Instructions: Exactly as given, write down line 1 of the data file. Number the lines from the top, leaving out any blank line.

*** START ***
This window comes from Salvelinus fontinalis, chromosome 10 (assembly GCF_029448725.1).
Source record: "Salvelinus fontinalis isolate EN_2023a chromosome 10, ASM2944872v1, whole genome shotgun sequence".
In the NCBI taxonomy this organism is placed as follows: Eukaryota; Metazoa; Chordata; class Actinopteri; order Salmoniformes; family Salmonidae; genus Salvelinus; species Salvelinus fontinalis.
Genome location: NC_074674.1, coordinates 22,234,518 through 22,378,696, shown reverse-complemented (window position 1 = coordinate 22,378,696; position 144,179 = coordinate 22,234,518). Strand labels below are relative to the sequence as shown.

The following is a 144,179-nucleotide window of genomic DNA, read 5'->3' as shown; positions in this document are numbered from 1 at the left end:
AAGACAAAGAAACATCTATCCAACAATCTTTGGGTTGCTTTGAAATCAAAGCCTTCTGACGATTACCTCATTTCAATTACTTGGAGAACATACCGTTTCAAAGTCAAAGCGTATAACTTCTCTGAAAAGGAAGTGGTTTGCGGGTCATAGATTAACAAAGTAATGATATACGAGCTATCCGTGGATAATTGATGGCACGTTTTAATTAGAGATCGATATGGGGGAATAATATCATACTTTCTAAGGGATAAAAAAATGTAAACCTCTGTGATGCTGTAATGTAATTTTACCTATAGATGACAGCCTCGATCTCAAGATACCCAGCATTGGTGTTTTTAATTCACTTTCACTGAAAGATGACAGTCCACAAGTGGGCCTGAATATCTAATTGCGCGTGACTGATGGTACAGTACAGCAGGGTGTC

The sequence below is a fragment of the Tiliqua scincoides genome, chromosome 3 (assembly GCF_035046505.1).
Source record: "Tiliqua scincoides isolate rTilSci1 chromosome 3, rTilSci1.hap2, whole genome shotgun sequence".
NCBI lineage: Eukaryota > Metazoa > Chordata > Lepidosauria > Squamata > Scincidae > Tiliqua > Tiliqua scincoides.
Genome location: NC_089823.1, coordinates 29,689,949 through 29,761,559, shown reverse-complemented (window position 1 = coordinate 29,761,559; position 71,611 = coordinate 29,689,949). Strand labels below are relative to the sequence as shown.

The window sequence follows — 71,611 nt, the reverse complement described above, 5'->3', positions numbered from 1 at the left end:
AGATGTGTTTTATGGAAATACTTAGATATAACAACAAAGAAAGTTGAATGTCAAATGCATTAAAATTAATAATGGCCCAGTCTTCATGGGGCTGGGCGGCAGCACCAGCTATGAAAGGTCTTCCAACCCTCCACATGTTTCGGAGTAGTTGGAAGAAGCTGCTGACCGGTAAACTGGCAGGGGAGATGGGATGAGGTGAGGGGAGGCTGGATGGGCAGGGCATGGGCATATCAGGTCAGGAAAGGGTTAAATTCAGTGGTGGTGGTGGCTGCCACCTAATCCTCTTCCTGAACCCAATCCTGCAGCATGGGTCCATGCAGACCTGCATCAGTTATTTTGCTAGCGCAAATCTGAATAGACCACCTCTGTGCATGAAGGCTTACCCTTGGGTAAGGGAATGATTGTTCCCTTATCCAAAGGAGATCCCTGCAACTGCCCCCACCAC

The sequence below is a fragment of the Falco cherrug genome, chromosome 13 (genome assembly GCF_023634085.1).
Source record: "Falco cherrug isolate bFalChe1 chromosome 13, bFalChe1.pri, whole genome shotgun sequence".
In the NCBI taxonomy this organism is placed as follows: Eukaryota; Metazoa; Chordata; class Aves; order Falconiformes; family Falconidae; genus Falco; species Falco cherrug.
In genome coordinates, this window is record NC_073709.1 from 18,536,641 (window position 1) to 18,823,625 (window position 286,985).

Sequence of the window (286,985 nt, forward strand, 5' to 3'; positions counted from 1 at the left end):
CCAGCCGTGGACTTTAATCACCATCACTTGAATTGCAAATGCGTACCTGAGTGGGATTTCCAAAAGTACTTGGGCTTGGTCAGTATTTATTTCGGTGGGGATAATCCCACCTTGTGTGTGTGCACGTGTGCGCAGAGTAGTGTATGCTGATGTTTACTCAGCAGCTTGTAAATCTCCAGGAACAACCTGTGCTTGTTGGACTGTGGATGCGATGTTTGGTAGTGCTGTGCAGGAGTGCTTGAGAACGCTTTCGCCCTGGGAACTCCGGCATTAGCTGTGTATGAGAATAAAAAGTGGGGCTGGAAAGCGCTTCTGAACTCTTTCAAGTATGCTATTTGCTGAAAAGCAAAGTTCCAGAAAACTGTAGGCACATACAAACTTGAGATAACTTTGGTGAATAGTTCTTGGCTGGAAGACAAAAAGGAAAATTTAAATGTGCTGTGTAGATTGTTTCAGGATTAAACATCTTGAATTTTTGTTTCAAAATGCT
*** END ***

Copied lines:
This window comes from Salvelinus fontinalis, chromosome 10 (assembly GCF_029448725.1).